Tiger - Spy in the Jungle

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Nature Documentary hosted by David Attenborough and published by BBC in 2008 - English narration

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Image: Tiger-Spy-in-the-Jungle-Cover.jpg

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From the day their eyes open and they tumble out of the den, Tiger – Spy in the Jungle captures the day-to-day lives of four tiny tiger cubs as they grow up alongside their devoted mother in the very heart of India. The tiger is not only the world's favourite wild animal but also one of the rarest, and as Sir David Attenborough says, "This is the most intimate portrait of tigers ever seen."

To enter the world of this tiger family, John Downer and his wizard team, cameraman Michael Richards and techno-boffin Geoff Bell, deploy the ultimate all-terrain camera vehicles – elephants – kitted out with the latest high-definition 'secret weapons' of wildlife filmmaking – trunk-cam, tusk-cam and log-cams. The four elephants here in India's Pench national park have also been taught new filming skills by their mahouts – how to keep a steady trunk and a delicate touch. As eco-friendly 4X4s, the elephants carry the hefty trunk-cam and smaller tusk-cam wherever the tiger family goes across its 10-square mile territory. The tigers seem oblivious to the elephants and allow them to place trunk-cam right under their whiskers to film. The elephants also use the devices to film the tigers on the move. The human film crew film from another elephant and control the ele-cams remotely.

Tigers may be the A-list celebrities, but there's a cast of rising B-list stars too. Cheeky langur monkeys are transfixed by their reflections in log-cam, and rare sloth bears, red dogs and a leopard with her cubs all make cameo appearances.

It's almost unheard of for four cubs to survive through to adulthood, and these four face many dangers along the way – from rogue male tigers and leopards in their territory to being left home alone. Tiger – Spy in the Jungle is there every step of the way.

[edit] Programme 1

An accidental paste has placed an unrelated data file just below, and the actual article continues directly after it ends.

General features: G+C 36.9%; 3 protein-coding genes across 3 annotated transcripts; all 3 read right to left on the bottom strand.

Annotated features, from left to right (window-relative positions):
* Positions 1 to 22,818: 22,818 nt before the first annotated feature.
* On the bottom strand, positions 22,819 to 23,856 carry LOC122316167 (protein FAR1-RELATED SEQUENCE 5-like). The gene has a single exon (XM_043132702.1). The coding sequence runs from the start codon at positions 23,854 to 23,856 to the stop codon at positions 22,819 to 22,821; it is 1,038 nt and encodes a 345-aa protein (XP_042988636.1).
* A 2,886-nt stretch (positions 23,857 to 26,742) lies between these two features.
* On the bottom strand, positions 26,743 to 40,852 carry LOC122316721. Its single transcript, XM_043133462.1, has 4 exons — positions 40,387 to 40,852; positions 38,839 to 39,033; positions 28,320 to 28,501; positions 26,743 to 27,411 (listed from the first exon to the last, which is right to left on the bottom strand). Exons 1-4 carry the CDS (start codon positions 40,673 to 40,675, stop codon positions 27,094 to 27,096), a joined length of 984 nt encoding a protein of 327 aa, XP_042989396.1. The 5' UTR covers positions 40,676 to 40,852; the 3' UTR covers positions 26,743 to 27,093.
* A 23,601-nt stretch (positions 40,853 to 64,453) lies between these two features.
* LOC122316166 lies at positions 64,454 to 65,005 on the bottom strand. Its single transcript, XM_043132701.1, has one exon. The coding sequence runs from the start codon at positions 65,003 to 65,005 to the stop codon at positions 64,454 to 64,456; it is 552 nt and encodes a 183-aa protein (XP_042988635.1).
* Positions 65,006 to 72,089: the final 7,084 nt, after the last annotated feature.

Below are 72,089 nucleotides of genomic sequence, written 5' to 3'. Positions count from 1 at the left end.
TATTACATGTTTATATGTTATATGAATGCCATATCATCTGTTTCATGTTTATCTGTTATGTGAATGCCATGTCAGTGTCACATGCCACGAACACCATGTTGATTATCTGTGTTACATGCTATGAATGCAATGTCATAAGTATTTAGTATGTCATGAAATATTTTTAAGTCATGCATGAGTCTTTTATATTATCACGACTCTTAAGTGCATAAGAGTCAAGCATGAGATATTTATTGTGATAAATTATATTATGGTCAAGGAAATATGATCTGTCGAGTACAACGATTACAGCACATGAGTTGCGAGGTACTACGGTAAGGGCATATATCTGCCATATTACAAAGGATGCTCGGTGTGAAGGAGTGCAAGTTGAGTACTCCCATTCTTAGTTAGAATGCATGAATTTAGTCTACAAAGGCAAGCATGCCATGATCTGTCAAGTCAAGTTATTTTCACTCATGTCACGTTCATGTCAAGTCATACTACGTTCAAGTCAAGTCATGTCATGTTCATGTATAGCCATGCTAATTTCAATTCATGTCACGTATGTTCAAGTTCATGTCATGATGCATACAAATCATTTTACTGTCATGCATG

Four 10-day-old tiger cubs, two females and two males, are living in the Indian jungle. This is their mother's first litter and the cubs insist on tumbling out of the den, only to be carried delicately back to safety in her massive jaws.

As they grow, their diet changes from their mother's milk to meat. At 14 weeks they can eat over a kilo of meat a day between them - the equivalent of 20 large steaks. It's a good job that this tigress is such a skilled hunter and that spotted and sambar deer are so plentiful. Charger, their imposing father, keeps his distance but helps to protect his vulnerable offspring from rogue male tigers and leopards. Life seems sweet, until one day the cubs are left home alone and one of their greatest threats, an Indian leopard is near by.

[edit] Programme 2

The cubs are half grown and still pretty playful but it's time to learn the hunting and fighting skills they'll need as adults. Play fighting erupts between them - it looks nasty, but their claws are never drawn. The young tigers have huge appetites and their mother must hunt successfully most days to satisy them. When they're not eating, playing or fighting, the cubs sleep - and tigers love water, so a cooling water hole is perfect on a steaming day. The spy cameras show that this wallow is also a magnet for a whole array of other forest animals, including wild boar and sloth bears.

The cubs are starting to behave as individuals and take personal hunting tuition from their mother. Then disaster strikes when both their parents are injured, and a rogue male tiger puts in an appearance. They still have a lot to learn.

[edit] Programme 3

The cubs are beginning to gain their independence. They must hone their hunting skills, and the two males must prepare to leave their mother and sisters and face the world on their own.

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[edit] Technical Specs

  • Format: XviD 2 Pass
  • Video: 640 x 352 @ 25fps
  • Audio: VBR MP3 ~128k
  • Source: DVB

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